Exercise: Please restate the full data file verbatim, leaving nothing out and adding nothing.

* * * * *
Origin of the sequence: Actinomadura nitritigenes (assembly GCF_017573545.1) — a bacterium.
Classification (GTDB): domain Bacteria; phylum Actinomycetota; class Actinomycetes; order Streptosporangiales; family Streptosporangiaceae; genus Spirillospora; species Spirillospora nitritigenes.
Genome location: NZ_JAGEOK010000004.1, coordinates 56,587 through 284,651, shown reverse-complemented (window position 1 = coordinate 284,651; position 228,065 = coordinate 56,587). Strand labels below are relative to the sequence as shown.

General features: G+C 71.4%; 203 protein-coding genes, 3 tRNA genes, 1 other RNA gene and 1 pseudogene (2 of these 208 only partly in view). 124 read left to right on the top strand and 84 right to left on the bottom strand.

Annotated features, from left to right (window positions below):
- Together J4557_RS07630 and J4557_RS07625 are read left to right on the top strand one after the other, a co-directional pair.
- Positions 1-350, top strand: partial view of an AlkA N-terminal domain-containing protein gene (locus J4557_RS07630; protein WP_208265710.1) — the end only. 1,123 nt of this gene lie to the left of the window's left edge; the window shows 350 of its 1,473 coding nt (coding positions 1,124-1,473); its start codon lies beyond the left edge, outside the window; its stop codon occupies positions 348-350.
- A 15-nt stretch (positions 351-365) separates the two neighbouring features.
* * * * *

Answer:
Origin of the sequence: Actinomadura nitritigenes (assembly GCF_017573545.1) — a bacterium.
Classification (GTDB): domain Bacteria; phylum Actinomycetota; class Actinomycetes; order Streptosporangiales; family Streptosporangiaceae; genus Spirillospora; species Spirillospora nitritigenes.
Genome location: NZ_JAGEOK010000004.1, coordinates 56,587 through 284,651, shown reverse-complemented (window position 1 = coordinate 284,651; position 228,065 = coordinate 56,587). Strand labels below are relative to the sequence as shown.

General features: G+C 71.4%; 203 protein-coding genes, 3 tRNA genes, 1 other RNA gene and 1 pseudogene (2 of these 208 only partly in view). 124 read left to right on the top strand and 84 right to left on the bottom strand.

Annotated features, from left to right (window positions below):
- Together J4557_RS07630 and J4557_RS07625 are read left to right on the top strand one after the other, a co-directional pair.
- Positions 1-350, top strand: partial view of an AlkA N-terminal domain-containing protein gene (locus J4557_RS07630; protein WP_208265710.1) — the end only. 1,123 nt of this gene lie to the left of the window's left edge; the window shows 350 of its 1,473 coding nt (coding positions 1,124-1,473); its start codon lies beyond the left edge, outside the window; its stop codon occupies positions 348-350.
- A 15-nt stretch (positions 351-365) separates the two neighbouring features.